Installation and removal of the spreader or riving knife is a breeze, with a little spring-loaded pin locking it in place.


The Fence Design: The fence design looks outstanding to me. It’s a T-square and its weight is supported on the front rail by a pair of brass set screws with what looks like a Teflon button pressed into the tip of each. You adjust these screws along with another one at the far end of the fence to get a 1/16” vertical clearance above the table and to get the side of the fence perpendicular to the surface of the table.

Now for horizontal movement there is another pair of the same set screws, but with their plastic buttons resting against the front edge of the fence guide tube/rail. These should just touch lightly against the square tube when you slide the fence back and forth along it; they have no use when the fence is clamped. (In fact, you should back them all the way out until everything else is aligned!)

There is also a pair of nylon glide pads glued to the ends of a thin spring steel strip riveted to the fence base. These should touch lightly against the back edge of the square tube/rail when you slide the fence back and forth. But the main purpose of these two pads is to press hard against the tube/rail when the fence is locked. This is accomplished by a pair of steel set screws with very fine threads and the relative distance you screw them in is what controls the alignment of the fence. It’s a trial-and-error procedure. You lift the fence out, turn one screw in and the other out a quarter-turn at a time, set the fence back in place, lock it, and check to see if it’s parallel to the miter slot. Repeat until done.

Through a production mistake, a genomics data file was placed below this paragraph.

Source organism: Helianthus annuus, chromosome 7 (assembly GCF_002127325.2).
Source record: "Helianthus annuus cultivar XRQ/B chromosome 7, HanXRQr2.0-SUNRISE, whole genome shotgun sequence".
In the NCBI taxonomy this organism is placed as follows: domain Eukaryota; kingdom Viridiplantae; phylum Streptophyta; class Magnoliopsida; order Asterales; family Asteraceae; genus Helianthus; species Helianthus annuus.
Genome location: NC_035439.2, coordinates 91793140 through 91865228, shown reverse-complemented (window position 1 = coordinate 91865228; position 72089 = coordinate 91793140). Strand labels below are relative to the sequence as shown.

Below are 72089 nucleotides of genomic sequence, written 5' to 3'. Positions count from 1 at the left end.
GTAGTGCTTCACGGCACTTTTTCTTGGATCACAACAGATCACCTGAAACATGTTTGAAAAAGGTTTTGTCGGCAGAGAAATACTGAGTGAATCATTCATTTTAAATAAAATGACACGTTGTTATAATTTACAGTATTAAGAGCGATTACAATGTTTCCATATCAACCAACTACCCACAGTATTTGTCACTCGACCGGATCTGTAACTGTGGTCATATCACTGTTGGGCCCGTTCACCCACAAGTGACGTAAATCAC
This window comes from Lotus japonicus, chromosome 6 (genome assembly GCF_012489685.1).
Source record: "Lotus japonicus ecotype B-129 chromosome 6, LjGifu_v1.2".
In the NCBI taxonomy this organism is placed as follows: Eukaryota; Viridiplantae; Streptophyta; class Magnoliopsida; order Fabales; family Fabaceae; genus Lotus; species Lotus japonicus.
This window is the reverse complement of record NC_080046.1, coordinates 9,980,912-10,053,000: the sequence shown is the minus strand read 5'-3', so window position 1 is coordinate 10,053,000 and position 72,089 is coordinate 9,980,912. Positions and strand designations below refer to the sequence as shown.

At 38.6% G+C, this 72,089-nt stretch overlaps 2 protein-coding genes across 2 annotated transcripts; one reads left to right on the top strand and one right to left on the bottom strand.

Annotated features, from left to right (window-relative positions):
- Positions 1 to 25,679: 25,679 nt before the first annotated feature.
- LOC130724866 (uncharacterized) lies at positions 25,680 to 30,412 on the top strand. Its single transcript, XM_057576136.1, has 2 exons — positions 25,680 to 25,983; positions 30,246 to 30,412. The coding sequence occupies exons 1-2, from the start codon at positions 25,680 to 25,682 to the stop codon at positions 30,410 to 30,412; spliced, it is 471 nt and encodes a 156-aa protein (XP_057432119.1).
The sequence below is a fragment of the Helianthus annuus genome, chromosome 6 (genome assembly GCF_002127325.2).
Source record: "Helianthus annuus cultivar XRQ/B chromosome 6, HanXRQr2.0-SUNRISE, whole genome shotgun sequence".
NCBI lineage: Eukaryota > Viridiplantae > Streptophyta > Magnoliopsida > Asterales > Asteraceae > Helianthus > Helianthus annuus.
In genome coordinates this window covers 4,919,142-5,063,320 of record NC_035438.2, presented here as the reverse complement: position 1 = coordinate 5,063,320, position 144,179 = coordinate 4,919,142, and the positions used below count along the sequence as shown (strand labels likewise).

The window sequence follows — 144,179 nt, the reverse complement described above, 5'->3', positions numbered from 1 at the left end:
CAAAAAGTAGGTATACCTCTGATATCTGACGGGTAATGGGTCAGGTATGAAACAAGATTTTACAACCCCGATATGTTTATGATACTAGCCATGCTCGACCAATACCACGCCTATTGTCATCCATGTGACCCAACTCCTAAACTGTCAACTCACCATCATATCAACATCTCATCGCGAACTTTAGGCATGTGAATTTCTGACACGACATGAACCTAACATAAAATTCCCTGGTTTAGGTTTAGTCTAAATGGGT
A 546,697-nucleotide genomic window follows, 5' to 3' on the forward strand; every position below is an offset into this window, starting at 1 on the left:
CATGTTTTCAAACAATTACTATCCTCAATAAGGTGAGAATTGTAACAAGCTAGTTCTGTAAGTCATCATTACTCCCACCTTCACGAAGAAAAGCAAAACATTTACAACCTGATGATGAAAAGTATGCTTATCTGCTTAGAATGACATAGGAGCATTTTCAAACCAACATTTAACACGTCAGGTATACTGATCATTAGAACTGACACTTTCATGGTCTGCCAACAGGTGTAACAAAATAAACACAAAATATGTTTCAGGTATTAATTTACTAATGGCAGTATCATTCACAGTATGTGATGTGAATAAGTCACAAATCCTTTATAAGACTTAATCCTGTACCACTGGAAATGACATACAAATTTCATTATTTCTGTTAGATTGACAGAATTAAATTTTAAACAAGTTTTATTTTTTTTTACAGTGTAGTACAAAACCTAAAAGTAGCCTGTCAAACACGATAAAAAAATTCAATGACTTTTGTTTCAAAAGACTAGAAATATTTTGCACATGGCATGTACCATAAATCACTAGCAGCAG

Finally, the last step is to unlock the fence and adjust the two front set screws for smooth gliding.